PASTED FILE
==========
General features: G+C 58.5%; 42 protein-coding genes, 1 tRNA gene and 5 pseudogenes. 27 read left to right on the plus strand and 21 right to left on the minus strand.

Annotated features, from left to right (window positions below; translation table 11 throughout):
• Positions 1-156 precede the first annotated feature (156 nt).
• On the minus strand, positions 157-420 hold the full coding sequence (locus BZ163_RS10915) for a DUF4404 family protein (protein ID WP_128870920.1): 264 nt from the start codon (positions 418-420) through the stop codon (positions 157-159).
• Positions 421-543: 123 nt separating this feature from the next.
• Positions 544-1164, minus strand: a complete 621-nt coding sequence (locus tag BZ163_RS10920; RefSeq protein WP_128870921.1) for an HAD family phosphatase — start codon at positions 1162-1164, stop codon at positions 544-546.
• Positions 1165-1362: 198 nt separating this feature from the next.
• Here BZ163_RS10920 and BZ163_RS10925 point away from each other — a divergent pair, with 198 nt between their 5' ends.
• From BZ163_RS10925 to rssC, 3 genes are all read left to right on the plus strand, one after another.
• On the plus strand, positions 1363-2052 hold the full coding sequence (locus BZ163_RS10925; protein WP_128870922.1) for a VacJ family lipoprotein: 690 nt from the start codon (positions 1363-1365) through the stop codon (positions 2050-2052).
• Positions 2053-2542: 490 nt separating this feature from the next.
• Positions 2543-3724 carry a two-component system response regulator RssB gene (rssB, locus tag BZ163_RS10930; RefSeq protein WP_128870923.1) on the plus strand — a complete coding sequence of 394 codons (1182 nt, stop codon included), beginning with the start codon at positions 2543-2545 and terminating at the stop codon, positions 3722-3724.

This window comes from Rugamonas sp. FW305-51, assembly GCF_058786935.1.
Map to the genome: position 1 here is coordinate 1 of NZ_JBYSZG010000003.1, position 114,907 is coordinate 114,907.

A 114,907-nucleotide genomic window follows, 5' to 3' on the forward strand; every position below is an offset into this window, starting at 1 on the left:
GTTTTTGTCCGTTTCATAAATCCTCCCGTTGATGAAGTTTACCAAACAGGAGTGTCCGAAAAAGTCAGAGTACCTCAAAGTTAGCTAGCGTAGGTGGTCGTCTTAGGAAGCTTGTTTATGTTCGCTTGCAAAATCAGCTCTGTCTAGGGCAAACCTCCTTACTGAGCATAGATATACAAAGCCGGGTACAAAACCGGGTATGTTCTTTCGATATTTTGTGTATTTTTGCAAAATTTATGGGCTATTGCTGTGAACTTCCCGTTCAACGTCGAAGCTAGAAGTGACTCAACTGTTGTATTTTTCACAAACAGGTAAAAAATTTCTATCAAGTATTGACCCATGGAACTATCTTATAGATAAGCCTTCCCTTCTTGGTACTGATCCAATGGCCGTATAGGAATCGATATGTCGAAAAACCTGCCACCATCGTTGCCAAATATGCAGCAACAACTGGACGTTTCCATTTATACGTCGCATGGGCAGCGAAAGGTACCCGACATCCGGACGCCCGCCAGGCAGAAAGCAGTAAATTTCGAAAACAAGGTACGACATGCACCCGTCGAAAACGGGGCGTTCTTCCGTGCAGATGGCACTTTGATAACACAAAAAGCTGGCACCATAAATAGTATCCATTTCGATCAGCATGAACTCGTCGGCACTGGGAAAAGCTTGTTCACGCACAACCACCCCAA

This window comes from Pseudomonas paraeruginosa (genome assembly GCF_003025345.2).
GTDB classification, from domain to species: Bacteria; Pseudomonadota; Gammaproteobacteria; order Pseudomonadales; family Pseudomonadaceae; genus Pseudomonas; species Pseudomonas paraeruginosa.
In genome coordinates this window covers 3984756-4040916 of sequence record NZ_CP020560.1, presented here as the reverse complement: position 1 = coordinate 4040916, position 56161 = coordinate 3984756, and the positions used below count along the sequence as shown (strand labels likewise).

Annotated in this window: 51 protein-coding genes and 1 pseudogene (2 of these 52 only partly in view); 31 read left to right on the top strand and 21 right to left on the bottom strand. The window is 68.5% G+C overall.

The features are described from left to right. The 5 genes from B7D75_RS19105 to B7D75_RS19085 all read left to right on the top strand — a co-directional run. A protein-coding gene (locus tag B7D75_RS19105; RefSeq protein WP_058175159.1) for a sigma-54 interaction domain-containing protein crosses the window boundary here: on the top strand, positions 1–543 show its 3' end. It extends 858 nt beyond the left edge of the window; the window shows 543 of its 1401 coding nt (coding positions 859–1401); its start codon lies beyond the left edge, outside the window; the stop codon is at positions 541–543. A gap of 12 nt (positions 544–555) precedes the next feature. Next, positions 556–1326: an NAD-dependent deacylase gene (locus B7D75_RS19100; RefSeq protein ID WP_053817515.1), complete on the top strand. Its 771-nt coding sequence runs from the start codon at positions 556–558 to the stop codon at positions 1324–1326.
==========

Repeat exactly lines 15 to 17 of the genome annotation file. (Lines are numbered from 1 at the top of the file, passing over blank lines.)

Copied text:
A 114,907-nucleotide genomic window follows, 5' to 3' on the forward strand; every position below is an offset into this window, starting at 1 on the left:
GTTTTTGTCCGTTTCATAAATCCTCCCGTTGATGAAGTTTACCAAACAGGAGTGTCCGAAAAAGTCAGAGTACCTCAAAGTTAGCTAGCGTAGGTGGTCGTCTTAGGAAGCTTGTTTATGTTCGCTTGCAAAATCAGCTCTGTCTAGGGCAAACCTCCTTACTGAGCATAGATATACAAAGCCGGGTACAAAACCGGGTATGTTCTTTCGATATTTTGTGTATTTTTGCAAAATTTATGGGCTATTGCTGTGAACTTCCCGTTCAACGTCGAAGCTAGAAGTGACTCAACTGTTGTATTTTTCACAAACAGGTAAAAAATTTCTATCAAGTATTGACCCATGGAACTATCTTATAGATAAGCCTTCCCTTCTTGGTACTGATCCAATGGCCGTATAGGAATCGATATGTCGAAAAACCTGCCACCATCGTTGCCAAATATGCAGCAACAACTGGACGTTTCCATTTATACGTCGCATGGGCAGCGAAAGGTACCCGACATCCGGACGCCCGCCAGGCAGAAAGCAGTAAATTTCGAAAACAAGGTACGACATGCACCCGTCGAAAACGGGGCGTTCTTCCGTGCAGATGGCACTTTGATAACACAAAAAGCTGGCACCATAAATAGTATCCATTTCGATCAGCATGAACTCGTCGGCACTGGGAAAAGCTTGTTCACGCACAACCACCCCAA

This window comes from Pseudomonas paraeruginosa (genome assembly GCF_003025345.2).